Vendor stalls!!


Right in the gate, Sachi found some dried plums and tomatoes she couldn’t resist–and you can tell from the vendor’s face that he knows he’s got a sale.


Samples of grilled mushroom and garlic, anyone?


And what says “traditional Japanese festival” better than candied apples? Okay, maybe not–but I have been seeing these more and more.


With the tree-lined setting, it was actually quite nice, kind of a faux-touristy taste of an Edo Japan market street.


Potatoes on sale, with vats of butter at your disposal–help yourself! And add some more salt if you feel like it.


Step right up, three darts for three dollars, hit the target and get some Lilo and Stitch crap!


We’re having fun!


And who wouldn’t have fun, what with this traditional–and now, it is traditional in Japan–treat of candy-coated bananas:


Also with sprinkles!


Fried chicken in a cup…


…and pork (theoretically) on a stick! Sachi lives for the Frankfurters.


Of course, no matsuri would be complete without Takoyaki, grilled octopus in a veggie batter.


These are also common, Ooban-yaki cakes–bean paste and custard grilled fresh:


Too much fun for some…


Here’s another matsuri staple: Kingyo sukui, fishing for Goldfish. You always know there’s a local festival when you see a family coming home, the parents guarding the packaged cotton candy while the kids grasp plastic baggies with their new pets.


Sachi just loves the Takuan tsukemono, yellow pickled radish. I can’t stand the smell myself, but I have cinnamon incense for that purpose.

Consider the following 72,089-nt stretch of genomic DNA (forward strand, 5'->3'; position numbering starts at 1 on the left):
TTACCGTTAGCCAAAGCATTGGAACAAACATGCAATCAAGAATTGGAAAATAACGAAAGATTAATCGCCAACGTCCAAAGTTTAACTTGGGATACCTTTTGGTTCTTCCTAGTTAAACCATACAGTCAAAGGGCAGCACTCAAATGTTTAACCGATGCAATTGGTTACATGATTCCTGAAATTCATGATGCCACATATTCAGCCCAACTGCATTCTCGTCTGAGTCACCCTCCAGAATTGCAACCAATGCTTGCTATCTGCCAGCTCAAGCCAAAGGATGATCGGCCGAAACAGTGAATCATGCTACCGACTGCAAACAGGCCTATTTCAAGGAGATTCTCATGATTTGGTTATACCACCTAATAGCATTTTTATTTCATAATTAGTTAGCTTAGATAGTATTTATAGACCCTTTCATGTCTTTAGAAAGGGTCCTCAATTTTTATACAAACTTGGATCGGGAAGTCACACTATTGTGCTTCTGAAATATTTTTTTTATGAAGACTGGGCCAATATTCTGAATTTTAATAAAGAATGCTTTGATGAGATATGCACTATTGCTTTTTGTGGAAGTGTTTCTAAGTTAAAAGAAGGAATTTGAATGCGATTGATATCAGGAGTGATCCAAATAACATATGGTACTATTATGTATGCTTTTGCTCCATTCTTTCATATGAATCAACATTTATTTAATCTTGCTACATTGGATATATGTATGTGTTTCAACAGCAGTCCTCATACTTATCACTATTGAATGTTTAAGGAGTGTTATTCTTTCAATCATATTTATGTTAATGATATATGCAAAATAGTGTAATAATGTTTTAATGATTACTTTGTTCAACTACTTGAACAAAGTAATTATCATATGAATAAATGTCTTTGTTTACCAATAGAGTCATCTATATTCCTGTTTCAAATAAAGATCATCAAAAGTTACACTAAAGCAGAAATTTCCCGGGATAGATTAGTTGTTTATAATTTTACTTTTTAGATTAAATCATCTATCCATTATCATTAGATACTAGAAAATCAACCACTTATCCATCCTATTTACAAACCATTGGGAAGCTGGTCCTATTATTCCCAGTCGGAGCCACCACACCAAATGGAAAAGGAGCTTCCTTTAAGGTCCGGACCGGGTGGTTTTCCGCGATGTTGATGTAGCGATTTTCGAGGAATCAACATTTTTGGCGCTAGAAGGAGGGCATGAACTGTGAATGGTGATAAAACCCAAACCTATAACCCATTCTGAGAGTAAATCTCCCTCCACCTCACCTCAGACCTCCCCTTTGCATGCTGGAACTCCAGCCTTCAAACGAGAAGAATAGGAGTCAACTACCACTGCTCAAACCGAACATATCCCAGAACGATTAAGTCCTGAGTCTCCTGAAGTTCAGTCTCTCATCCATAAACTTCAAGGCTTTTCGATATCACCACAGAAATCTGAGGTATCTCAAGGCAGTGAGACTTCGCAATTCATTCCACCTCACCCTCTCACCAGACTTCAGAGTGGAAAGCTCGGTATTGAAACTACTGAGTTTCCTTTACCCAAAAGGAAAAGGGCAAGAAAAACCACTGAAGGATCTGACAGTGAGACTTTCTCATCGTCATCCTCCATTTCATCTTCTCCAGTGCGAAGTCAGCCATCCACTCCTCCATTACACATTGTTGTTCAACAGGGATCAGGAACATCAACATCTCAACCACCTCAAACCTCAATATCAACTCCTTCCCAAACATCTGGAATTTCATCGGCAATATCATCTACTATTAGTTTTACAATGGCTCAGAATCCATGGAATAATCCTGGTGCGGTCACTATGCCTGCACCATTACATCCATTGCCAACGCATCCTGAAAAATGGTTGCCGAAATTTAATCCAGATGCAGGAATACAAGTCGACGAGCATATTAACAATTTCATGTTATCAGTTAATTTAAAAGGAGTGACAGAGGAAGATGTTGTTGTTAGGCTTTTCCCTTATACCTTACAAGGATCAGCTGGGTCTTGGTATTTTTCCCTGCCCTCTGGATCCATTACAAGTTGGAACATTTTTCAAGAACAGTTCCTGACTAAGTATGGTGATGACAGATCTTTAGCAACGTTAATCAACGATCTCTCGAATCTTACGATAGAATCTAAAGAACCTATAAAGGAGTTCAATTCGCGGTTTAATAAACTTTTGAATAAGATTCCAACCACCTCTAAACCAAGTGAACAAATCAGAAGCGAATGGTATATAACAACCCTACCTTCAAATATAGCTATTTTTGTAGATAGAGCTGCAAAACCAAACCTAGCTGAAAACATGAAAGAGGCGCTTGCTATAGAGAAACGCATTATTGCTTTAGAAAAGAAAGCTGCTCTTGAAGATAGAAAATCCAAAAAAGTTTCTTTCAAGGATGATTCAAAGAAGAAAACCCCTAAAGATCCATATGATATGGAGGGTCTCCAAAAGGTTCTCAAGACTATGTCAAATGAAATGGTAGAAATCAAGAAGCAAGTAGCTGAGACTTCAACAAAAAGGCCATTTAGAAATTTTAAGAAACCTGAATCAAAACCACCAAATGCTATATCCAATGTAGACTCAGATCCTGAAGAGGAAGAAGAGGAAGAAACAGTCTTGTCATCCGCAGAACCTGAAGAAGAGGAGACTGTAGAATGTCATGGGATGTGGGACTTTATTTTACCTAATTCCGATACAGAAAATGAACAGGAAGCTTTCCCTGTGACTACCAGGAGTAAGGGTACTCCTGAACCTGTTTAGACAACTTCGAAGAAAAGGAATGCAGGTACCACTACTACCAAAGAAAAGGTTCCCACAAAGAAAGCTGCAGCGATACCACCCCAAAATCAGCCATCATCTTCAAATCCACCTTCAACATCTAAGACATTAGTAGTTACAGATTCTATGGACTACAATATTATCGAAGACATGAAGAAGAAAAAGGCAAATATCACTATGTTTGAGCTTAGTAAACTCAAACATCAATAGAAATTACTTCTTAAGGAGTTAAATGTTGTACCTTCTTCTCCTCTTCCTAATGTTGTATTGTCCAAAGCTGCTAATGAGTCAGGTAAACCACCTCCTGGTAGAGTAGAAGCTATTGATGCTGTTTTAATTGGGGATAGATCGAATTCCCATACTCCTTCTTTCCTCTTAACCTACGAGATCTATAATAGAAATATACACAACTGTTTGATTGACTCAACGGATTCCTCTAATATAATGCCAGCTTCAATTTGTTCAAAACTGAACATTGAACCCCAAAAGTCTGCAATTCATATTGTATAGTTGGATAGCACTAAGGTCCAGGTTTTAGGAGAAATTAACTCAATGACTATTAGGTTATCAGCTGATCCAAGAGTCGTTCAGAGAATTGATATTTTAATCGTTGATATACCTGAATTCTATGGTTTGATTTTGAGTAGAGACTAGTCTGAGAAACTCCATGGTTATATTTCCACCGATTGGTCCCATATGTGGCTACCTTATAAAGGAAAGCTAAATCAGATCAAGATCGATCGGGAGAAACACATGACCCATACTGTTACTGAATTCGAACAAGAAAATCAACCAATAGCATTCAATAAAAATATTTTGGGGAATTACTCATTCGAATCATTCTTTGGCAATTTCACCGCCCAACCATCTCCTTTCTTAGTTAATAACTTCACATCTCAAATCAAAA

After the chicken and the franks, we got some pretty good yakitori, including a stick of buta bara (pork ribs), seen here in after-and-before stages.


And, we call it a day.


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October 7th, 2010 2 comments

Went to CEATEC today. Lots of cool stuff. Heard one piece of news that may make me change over: WiMAX, already tempting as an Internet-everywhere solution for $50/mo. for (theoretically) 40 Mbps, will be converting to WiMAX version 2 in 2012. The speed of the new wide-coverage wireless Internet? 330 Mbps. Yep–three times faster than current fiber-optic speeds offered in Japan. (Again, theoretically.) And it’ll work when you’re at high speed, like when the bullet train you’re on is going faster than 300 km/hr.

The portable, battery-powered WiFi converters (which take the WiMAX signal and translate it into WiFi emanating from your backpack or pocket) also are available, meaning you can have a mobile WiFi signal with you all the time (that you’re not underground) for your laptop, iPad, and even the iPhone if you want to keep the data plan charges to a minimum.

More on this later.

Butts Are a Pain in the Ash

September 30th, 2010 8 comments